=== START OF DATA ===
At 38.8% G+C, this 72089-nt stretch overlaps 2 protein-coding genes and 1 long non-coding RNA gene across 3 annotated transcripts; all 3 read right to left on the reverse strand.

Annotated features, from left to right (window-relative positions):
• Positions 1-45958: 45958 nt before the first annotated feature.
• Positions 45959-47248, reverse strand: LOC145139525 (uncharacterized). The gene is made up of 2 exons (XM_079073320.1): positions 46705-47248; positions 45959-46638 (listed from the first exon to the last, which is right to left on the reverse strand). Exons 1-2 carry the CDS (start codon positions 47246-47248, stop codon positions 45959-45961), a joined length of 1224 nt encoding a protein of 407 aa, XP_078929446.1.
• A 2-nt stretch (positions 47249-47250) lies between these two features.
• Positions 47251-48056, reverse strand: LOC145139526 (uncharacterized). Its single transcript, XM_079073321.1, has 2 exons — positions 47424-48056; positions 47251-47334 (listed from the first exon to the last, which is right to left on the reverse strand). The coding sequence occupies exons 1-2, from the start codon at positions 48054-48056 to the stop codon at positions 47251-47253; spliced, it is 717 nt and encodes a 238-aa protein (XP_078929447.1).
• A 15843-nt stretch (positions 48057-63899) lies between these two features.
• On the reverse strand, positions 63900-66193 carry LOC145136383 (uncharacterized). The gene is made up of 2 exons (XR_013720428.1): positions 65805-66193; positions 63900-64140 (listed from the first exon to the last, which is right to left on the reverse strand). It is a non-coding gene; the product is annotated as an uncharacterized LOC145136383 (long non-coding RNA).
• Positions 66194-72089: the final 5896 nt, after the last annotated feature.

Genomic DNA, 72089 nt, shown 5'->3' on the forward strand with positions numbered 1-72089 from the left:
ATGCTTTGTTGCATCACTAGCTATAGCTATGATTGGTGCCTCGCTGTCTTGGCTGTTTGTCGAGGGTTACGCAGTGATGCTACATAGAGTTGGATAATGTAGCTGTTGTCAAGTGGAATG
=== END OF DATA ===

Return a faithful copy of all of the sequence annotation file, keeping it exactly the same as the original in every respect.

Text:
At 38.8% G+C, this 72089-nt stretch overlaps 2 protein-coding genes and 1 long non-coding RNA gene across 3 annotated transcripts; all 3 read right to left on the reverse strand.

Annotated features, from left to right (window-relative positions):
• Positions 1-45958: 45958 nt before the first annotated feature.
• Positions 45959-47248, reverse strand: LOC145139525 (uncharacterized). The gene is made up of 2 exons (XM_079073320.1): positions 46705-47248; positions 45959-46638 (listed from the first exon to the last, which is right to left on the reverse strand). Exons 1-2 carry the CDS (start codon positions 47246-47248, stop codon positions 45959-45961), a joined length of 1224 nt encoding a protein of 407 aa, XP_078929446.1.
• A 2-nt stretch (positions 47249-47250) lies between these two features.
• Positions 47251-48056, reverse strand: LOC145139526 (uncharacterized). Its single transcript, XM_079073321.1, has 2 exons — positions 47424-48056; positions 47251-47334 (listed from the first exon to the last, which is right to left on the reverse strand). The coding sequence occupies exons 1-2, from the start codon at positions 48054-48056 to the stop codon at positions 47251-47253; spliced, it is 717 nt and encodes a 238-aa protein (XP_078929447.1).
• A 15843-nt stretch (positions 48057-63899) lies between these two features.
• On the reverse strand, positions 63900-66193 carry LOC145136383 (uncharacterized). The gene is made up of 2 exons (XR_013720428.1): positions 65805-66193; positions 63900-64140 (listed from the first exon to the last, which is right to left on the reverse strand). It is a non-coding gene; the product is annotated as an uncharacterized LOC145136383 (long non-coding RNA).
• Positions 66194-72089: the final 5896 nt, after the last annotated feature.

Genomic DNA, 72089 nt, shown 5'->3' on the forward strand with positions numbered 1-72089 from the left:
ATGCTTTGTTGCATCACTAGCTATAGCTATGATTGGTGCCTCGCTGTCTTGGCTGTTTGTCGAGGGTTACGCAGTGATGCTACATAGAGTTGGATAATGTAGCTGTTGTCAAGTGGAATG